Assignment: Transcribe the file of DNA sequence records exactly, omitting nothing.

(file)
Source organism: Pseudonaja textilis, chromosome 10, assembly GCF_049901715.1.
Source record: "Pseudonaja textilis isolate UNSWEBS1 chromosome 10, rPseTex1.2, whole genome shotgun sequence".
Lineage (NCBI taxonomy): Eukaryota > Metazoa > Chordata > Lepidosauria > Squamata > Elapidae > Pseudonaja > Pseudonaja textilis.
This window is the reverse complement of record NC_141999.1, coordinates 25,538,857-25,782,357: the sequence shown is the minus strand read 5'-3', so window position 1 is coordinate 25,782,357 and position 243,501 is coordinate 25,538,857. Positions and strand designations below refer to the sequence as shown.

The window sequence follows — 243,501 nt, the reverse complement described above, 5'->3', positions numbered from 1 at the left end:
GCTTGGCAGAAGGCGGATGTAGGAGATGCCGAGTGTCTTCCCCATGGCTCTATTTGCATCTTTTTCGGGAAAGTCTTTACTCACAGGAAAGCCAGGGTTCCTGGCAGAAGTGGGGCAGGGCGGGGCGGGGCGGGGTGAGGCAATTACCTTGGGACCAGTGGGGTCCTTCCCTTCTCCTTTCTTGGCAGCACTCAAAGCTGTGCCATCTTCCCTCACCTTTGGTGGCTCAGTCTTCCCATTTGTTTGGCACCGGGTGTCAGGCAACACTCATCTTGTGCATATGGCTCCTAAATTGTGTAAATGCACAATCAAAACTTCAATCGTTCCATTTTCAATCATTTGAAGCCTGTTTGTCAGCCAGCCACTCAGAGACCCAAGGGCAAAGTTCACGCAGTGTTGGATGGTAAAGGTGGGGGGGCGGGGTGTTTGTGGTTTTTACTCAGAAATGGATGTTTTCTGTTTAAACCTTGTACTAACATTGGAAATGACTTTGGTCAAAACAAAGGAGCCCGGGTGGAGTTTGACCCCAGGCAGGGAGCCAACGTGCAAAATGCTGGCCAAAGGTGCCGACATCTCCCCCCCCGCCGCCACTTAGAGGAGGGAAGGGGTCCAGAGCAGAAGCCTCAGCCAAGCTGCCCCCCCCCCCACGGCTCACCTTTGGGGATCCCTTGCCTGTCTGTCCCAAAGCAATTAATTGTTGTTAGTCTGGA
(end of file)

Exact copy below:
Source organism: Pseudonaja textilis, chromosome 10, assembly GCF_049901715.1.
Source record: "Pseudonaja textilis isolate UNSWEBS1 chromosome 10, rPseTex1.2, whole genome shotgun sequence".
Lineage (NCBI taxonomy): Eukaryota > Metazoa > Chordata > Lepidosauria > Squamata > Elapidae > Pseudonaja > Pseudonaja textilis.
This window is the reverse complement of record NC_141999.1, coordinates 25,538,857-25,782,357: the sequence shown is the minus strand read 5'-3', so window position 1 is coordinate 25,782,357 and position 243,501 is coordinate 25,538,857. Positions and strand designations below refer to the sequence as shown.

The window sequence follows — 243,501 nt, the reverse complement described above, 5'->3', positions numbered from 1 at the left end:
GCTTGGCAGAAGGCGGATGTAGGAGATGCCGAGTGTCTTCCCCATGGCTCTATTTGCATCTTTTTCGGGAAAGTCTTTACTCACAGGAAAGCCAGGGTTCCTGGCAGAAGTGGGGCAGGGCGGGGCGGGGCGGGGTGAGGCAATTACCTTGGGACCAGTGGGGTCCTTCCCTTCTCCTTTCTTGGCAGCACTCAAAGCTGTGCCATCTTCCCTCACCTTTGGTGGCTCAGTCTTCCCATTTGTTTGGCACCGGGTGTCAGGCAACACTCATCTTGTGCATATGGCTCCTAAATTGTGTAAATGCACAATCAAAACTTCAATCGTTCCATTTTCAATCATTTGAAGCCTGTTTGTCAGCCAGCCACTCAGAGACCCAAGGGCAAAGTTCACGCAGTGTTGGATGGTAAAGGTGGGGGGGCGGGGTGTTTGTGGTTTTTACTCAGAAATGGATGTTTTCTGTTTAAACCTTGTACTAACATTGGAAATGACTTTGGTCAAAACAAAGGAGCCCGGGTGGAGTTTGACCCCAGGCAGGGAGCCAACGTGCAAAATGCTGGCCAAAGGTGCCGACATCTCCCCCCCCGCCGCCACTTAGAGGAGGGAAGGGGTCCAGAGCAGAAGCCTCAGCCAAGCTGCCCCCCCCCCCACGGCTCACCTTTGGGGATCCCTTGCCTGTCTGTCCCAAAGCAATTAATTGTTGTTAGTCTGGA